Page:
IRS Form 8843
This form is normally required by ALL INTERNATIONAL STUDENT and must be submitted each year by the April 15th deadline.
IRS Form NR 1040 or NR 1040EZ
This is the form used to request a tax refund.
IRS Form 843 (Refund of erroneous FICA tax payments)
First you are required to request a refund from your employer. If your employer is unable to refund the full amount you will need to submit IRS Form 843. You will need to attach the following items to the Form 843;
-Copy of your W-2 to substantiate you FICA and Medicare taxes withheld
-Copy of the page from your passport showing the visa stamp
-INS Form I-94
-If applicable INS Form I-538, Certification by Designated School Official, and
o Statement from employer indicating the amount of reimbursement provided and the amount of the credit or refund your employer claimed. If you are not able to obtain this statement from your employer, you must provide this information on your own and explain why your are not attaching a statement from your employer.
o IRS Form 8316, if unable to obtain statement from employer.
- Mail Form 843 (with all attachments) to the IRS office where your employer's returns were filed. If you do not know where your employer filed their returns mail to: Internal Revenue Service Center, 11601 Roosevelt Blvd, DPE 351, Philadelphia, Pa 19255.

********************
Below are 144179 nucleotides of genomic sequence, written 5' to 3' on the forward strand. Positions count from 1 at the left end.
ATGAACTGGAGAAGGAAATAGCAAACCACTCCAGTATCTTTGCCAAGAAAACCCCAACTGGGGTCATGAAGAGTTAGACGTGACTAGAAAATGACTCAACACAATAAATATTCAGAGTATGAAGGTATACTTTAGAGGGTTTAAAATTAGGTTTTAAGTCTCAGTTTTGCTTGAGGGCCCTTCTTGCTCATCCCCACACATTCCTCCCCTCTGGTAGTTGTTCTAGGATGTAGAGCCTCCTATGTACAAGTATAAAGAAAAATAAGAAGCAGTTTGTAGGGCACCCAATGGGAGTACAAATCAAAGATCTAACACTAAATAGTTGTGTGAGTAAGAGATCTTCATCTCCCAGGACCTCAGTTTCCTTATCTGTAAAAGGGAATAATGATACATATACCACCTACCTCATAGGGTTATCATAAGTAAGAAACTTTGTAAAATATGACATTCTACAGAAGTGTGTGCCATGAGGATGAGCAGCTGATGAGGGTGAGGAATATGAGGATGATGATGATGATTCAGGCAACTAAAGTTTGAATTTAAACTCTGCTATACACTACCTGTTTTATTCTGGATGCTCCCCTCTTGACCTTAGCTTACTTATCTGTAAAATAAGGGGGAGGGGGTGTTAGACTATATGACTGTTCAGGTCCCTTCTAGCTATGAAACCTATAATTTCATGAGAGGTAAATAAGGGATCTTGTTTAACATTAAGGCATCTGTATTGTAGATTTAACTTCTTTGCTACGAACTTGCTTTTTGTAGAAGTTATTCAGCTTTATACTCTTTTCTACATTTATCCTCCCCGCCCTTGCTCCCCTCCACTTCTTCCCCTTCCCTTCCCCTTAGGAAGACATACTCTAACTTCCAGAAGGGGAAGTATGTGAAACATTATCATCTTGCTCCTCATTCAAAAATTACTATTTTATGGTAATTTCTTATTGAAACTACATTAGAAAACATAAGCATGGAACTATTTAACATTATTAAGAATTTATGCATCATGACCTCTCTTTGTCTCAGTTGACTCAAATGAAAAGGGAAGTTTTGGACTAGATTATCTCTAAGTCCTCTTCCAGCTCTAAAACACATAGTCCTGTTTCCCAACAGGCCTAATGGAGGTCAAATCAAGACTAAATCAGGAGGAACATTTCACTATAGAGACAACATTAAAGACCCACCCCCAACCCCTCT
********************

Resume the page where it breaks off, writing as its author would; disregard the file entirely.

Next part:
-There is a three-year statute of limitations for claiming tax refunds.
So, let me wrap this article up with a few up beat notes. While you are here in the United States the opportunities are truly unlimited. You will benefit not only from the education you receive but through the access you will have to U.S. corporate philosophies and cultural knowledge gain through your participation within the local communities.
While taxes are confusing and complex they are not overwhelming. You have a number of resources available to assist you with your filing requirement. Contact the Student Services Representative at your College or University or the HTIR representative for additional guidance or assistance. They will be more than happy to help you.